Year in review: the best transport stories of 2021

Not only did car sales plunge during the pandemic, but the traditional auto show fell almost into oblivion during 2021. None of these things slowed down the inexorable shift to electric vehicles, something that has been preparing for many years and will continue to flourish throughout the decade. The slowdown also hasn’t stopped automakers from working on spectacular collaborations and concepts; we still need a little escape from the future. Here is our pick of the ten best transport stories that moved our souls the most in 2021.

Top 10 transport stories of the year

01. Virgil Abloh’s version of the Mercedes-Maybach is functional, fun and forward-looking

Interior of Project Maybach by Virgil Abloh (Image courtesy Mercedes-Benz)

The Project Maybach show car is a collaboration between the late Virgil Abloh and Mercedes-Benz Design Director Gorden Wagener. It was unveiled during Miami Art Week at the Rubell Museum, as a tribute to the creative polymath, who died on November 28, 2021 following a battle with cancer. As with many Abloh projects, this is as much an effort to follow and move beyond the slippery signifiers of luxury as it is an exercise in design. Like the Geländewagen Project, the unique G-Class created in a previous Abloh / Mercedes collaboration, the Maybach Project, as it is labeled, plays with the attributes of luxury and luxury travel in delicate space. where they meet the quieter language of function and utility. Writer: Nick Compton

02. The winners of the Polestar Design Contest 2021 reinvent the future life

David Vultaggio’s winning concept of Polestar H_UB (image courtesy of Polestar)

Conceptual designs are a good way to explore the mindset of a business. For the second annual Polestar 2021 design competition, the EV company continued to promote the idea of ​​’progress’, inviting design professionals and students to’ present innovative thinking that encourages positive change in society, including including responses to the current climate crisis ”. Writer: Jonathan Bell

03. Mathieu Lehanneur’s Suite N ° 4 Renault concept car is a “mobile hotel room”

Concept Suite N ° 4 by Mathieu Lehanneur for Renault (image courtesy of Renault)

The “chamber on wheels” is a popular conceptual trope in automotive design, driven by the promise of autonomous driving and the sad recognition that we spend far too much time in our cars. Renault approached the idea of ​​cars as architecture from a slightly different angle, teaming up with French designer Mathieu Lehanneur to create the new concept car Renault Suite N ° 4, a radical reinterpretation of one of the most popular designs. most emblematic of the brand of all time, the Renault 4L, which is now celebrating its 60th anniversary. Writer: Jonathan Bell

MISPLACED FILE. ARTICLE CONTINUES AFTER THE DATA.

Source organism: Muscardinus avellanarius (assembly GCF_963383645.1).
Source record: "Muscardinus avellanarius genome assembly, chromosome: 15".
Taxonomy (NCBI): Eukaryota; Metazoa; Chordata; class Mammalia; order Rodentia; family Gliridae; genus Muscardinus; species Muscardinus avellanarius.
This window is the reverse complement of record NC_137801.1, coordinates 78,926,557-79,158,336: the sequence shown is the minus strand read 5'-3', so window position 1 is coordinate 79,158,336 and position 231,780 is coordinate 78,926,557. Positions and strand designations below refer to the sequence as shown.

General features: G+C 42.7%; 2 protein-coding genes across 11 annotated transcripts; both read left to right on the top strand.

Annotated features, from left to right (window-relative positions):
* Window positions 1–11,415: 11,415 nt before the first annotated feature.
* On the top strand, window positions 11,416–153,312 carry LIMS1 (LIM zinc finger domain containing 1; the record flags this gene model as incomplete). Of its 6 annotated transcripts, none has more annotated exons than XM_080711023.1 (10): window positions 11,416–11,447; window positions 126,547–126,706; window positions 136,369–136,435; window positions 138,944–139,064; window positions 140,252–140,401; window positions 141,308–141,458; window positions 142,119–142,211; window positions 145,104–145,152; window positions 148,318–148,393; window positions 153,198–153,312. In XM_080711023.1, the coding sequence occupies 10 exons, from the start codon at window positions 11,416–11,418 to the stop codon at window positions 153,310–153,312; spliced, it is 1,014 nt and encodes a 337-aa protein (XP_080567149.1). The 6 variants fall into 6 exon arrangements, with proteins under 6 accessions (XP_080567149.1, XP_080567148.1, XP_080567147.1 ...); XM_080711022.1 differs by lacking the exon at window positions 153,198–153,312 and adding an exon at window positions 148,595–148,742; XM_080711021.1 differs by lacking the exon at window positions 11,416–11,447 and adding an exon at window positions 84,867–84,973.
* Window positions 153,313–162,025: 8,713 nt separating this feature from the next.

04. The VanMoof V is a new generation high-speed electric bicycle for the city

VanMoof V model electric bike (image courtesy of VanMoof)

VanMoof brings high performance to the world of electric bikes with a new model designed for long distances. The Dutch company hopes that the next VanMoof V model will be fast enough, safe and of sufficient range to serve as a true car replacement, especially in countries like the Netherlands, where there is already substantial infrastructure and the only Constraints on journeys are endurance and battery power. Writer: Jonathan Bell

05. Creative motorhomes: innovative designs for elevated escapes

Hymer VisionVenture concept motorhome (image courtesy of Hymer)

One of the many side effects of the pandemic era has been the surge in interest in motorhomes, mobile homes and off-grid living. The trend had already seen tremendous momentum on social media, in the form of many photogenic couples and individuals dedicated to capturing the ever-changing utopian panorama of “van life”. The staid and conservative image of the traditional motorhome and recreational vehicle is a world of its own. The latter certainly influenced the former, however, with contemporary campers becoming more compact and better suited to long life on and off-road, rather than serving as expansive glorified vacation cabins filled with cantilevered rooms, couches. upholstered and a flat. screen on each wall. Writer: Jonathan Bell